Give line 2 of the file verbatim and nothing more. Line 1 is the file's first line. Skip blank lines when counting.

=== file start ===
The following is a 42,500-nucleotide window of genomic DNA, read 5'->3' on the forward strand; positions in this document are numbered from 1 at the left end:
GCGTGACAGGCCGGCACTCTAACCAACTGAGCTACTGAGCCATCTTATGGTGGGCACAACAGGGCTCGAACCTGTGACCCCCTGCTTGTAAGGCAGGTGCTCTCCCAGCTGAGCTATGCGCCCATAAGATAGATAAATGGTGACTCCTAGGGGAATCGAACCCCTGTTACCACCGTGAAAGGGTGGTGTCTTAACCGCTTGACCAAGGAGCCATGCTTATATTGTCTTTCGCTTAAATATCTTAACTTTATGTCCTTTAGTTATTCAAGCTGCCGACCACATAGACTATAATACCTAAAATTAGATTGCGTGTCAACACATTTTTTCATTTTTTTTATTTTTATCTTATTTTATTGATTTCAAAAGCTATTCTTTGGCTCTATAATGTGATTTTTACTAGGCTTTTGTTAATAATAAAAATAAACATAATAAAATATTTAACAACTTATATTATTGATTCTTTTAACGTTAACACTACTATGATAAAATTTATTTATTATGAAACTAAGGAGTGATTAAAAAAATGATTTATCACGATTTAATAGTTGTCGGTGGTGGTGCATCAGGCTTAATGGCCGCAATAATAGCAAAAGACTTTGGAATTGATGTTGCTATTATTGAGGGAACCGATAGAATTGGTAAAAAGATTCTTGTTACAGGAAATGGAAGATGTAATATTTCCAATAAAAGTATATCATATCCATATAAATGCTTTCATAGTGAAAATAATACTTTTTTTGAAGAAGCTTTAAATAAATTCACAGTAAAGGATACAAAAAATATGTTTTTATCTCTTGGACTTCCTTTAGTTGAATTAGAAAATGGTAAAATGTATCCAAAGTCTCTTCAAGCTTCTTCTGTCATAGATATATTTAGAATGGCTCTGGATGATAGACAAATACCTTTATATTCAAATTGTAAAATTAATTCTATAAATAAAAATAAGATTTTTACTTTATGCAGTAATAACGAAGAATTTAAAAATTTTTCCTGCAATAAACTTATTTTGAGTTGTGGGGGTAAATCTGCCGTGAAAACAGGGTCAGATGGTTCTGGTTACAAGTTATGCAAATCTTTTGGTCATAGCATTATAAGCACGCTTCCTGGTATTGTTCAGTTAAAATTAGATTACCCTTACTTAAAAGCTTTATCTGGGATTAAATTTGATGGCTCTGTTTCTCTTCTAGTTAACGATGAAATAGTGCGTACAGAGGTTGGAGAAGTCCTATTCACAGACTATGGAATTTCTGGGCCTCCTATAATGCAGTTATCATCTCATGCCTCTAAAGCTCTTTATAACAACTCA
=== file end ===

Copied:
GCGTGACAGGCCGGCACTCTAACCAACTGAGCTACTGAGCCATCTTATGGTGGGCACAACAGGGCTCGAACCTGTGACCCCCTGCTTGTAAGGCAGGTGCTCTCCCAGCTGAGCTATGCGCCCATAAGATAGATAAATGGTGACTCCTAGGGGAATCGAACCCCTGTTACCACCGTGAAAGGGTGGTGTCTTAACCGCTTGACCAAGGAGCCATGCTTATATTGTCTTTCGCTTAAATATCTTAACTTTATGTCCTTTAGTTATTCAAGCTGCCGACCACATAGACTATAATACCTAAAATTAGATTGCGTGTCAACACATTTTTTCATTTTTTTTATTTTTATCTTATTTTATTGATTTCAAAAGCTATTCTTTGGCTCTATAATGTGATTTTTACTAGGCTTTTGTTAATAATAAAAATAAACATAATAAAATATTTAACAACTTATATTATTGATTCTTTTAACGTTAACACTACTATGATAAAATTTATTTATTATGAAACTAAGGAGTGATTAAAAAAATGATTTATCACGATTTAATAGTTGTCGGTGGTGGTGCATCAGGCTTAATGGCCGCAATAATAGCAAAAGACTTTGGAATTGATGTTGCTATTATTGAGGGAACCGATAGAATTGGTAAAAAGATTCTTGTTACAGGAAATGGAAGATGTAATATTTCCAATAAAAGTATATCATATCCATATAAATGCTTTCATAGTGAAAATAATACTTTTTTTGAAGAAGCTTTAAATAAATTCACAGTAAAGGATACAAAAAATATGTTTTTATCTCTTGGACTTCCTTTAGTTGAATTAGAAAATGGTAAAATGTATCCAAAGTCTCTTCAAGCTTCTTCTGTCATAGATATATTTAGAATGGCTCTGGATGATAGACAAATACCTTTATATTCAAATTGTAAAATTAATTCTATAAATAAAAATAAGATTTTTACTTTATGCAGTAATAACGAAGAATTTAAAAATTTTTCCTGCAATAAACTTATTTTGAGTTGTGGGGGTAAATCTGCCGTGAAAACAGGGTCAGATGGTTCTGGTTACAAGTTATGCAAATCTTTTGGTCATAGCATTATAAGCACGCTTCCTGGTATTGTTCAGTTAAAATTAGATTACCCTTACTTAAAAGCTTTATCTGGGATTAAATTTGATGGCTCTGTTTCTCTTCTAGTTAACGATGAAATAGTGCGTACAGAGGTTGGAGAAGTCCTATTCACAGACTATGGAATTTCTGGGCCTCCTATAATGCAGTTATCATCTCATGCCTCTAAAGCTCTTTATAACAACTCA